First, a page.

Fine Motor Skills 




Development of fine motor skills in preterm infants  

Fine motor skills involve the use of the smaller (fine) muscles in the hands, fingers and wrists to engage in activities such as grasping and holding items, writing, threading, cutting, fastening buttons turning pages on a book, typing on a computer keyboard and brushing teeth.  A child’s hand-eye coordination involves the use of their eyes to direct their muscles towards a task and plays a supporting role in the development of a child’s fine motor skills.

Preterm infants, including those born moderately preterm (32-34 weeks gestation) can have difficulties in the development of their fine motor skills which impacts their ability to engage in age appropriate activities.  As school age, between 40% and 60% of very preterm infants (born <32 weeks gestation) experience difficulties in the use of their fine motor skills.  Neonatal conditions that can increase the risk of a preterm infant experiencing difficulties in the use of fine motor skills in early childhood include intra-uterine growth restriction, inflammatory conditions and bronchopulmonary dysplasia (chronic lung disease). 


Fine motor skills involve the use of the small muscles in the hands, they also require the eyes and hands to coordinate. These skills make tasks such as dressing, writing, feeding, cutting, using a computer possible. Though these skills are normally developed in the early years, some teenagers may benefit from further fine motor practice and hand strengthening activities to consolidate their abilities.

Some age appropriate activities to further develop the skills are

  • jewellery making
  • fidget toys
  • card games
  • playing a musical instrument
  • making friendship bracelets and loom bands
  • modelling with clay
  • playing an instrument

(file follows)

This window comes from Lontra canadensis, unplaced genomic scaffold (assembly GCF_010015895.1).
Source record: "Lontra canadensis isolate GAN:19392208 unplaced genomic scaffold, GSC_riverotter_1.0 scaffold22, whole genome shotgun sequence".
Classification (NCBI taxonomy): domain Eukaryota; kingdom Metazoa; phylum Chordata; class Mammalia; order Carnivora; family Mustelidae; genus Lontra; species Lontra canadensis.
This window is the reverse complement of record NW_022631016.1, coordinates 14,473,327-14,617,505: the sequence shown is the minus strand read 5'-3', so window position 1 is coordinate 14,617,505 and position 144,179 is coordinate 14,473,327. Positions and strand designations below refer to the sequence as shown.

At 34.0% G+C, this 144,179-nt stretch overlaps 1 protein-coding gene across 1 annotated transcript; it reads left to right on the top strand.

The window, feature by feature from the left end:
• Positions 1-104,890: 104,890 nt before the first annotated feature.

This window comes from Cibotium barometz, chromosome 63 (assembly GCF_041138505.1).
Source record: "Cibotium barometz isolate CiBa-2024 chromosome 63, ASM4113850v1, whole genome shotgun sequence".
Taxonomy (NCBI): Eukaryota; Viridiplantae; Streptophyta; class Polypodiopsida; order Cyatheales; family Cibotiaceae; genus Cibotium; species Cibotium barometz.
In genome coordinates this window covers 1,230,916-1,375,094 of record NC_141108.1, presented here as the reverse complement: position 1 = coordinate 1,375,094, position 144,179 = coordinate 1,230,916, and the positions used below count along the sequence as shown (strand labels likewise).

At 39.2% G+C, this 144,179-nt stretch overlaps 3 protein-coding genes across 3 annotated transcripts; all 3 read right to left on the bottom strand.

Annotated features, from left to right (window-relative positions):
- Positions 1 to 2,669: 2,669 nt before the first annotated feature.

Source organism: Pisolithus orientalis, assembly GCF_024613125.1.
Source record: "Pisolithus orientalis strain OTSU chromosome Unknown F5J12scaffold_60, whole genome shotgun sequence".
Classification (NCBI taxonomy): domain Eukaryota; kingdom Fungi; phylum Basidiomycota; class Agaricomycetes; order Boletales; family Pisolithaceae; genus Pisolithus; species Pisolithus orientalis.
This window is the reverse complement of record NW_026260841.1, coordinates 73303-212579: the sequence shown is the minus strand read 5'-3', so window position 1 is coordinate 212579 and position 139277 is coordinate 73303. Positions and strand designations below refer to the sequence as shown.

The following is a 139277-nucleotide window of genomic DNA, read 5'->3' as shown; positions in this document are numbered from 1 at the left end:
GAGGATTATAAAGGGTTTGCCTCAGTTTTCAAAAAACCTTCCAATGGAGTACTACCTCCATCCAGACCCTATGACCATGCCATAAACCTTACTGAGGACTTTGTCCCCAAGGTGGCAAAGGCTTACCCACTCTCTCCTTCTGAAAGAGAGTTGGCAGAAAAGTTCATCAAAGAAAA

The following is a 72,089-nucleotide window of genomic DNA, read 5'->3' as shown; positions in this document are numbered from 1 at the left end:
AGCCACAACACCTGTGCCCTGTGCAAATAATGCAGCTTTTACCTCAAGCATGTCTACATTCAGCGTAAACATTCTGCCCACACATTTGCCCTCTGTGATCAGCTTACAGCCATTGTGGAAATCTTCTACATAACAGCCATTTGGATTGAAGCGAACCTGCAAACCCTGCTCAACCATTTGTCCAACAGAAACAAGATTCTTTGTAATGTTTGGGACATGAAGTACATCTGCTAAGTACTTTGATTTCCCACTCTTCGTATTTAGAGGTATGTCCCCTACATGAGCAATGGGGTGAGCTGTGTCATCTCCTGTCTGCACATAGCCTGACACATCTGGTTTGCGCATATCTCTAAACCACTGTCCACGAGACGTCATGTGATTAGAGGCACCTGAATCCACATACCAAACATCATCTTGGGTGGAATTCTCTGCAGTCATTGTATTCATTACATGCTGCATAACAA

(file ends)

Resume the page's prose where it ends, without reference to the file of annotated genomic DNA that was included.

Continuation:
• playing video games
  • art projects
  • origami


Discussing any issues with your teenager’s teacher is a starting point if you are concerned about your teen’s abilities. They may suggest you engage the help of an Occupational Therapist. It is important to approach this subject with your teen in a compassionate, discrete, and caring way as it may cause personal and social issues for them.

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Disclaimer: This publication by Miracle Babies Foundation is intended solely for general education and assistance and it is it is not medical advice or a healthcare recommendation. It should not be used for the purpose of medical diagnosis or treatment for any individual condition. This publication has been developed by our Parent Advisory Team (all who are parents of premature and sick babies) and has been reviewed and approved by a Clinical Advisory Team. This publication is not a substitute for professional medical advice. Miracle Babies Foundation recommends that professional medical advice and services be sought out from a qualified healthcare provider familiar with your personal circumstances.To the extent permitted by law, Miracle Babies Foundation excludes and disclaims any liability of any kind (directly or indirectly arising) to any reader of this publication who acts or does not act in reliance wholly or partly on the content of this general publication. If you would like to provide any feedback on the information please email [email protected].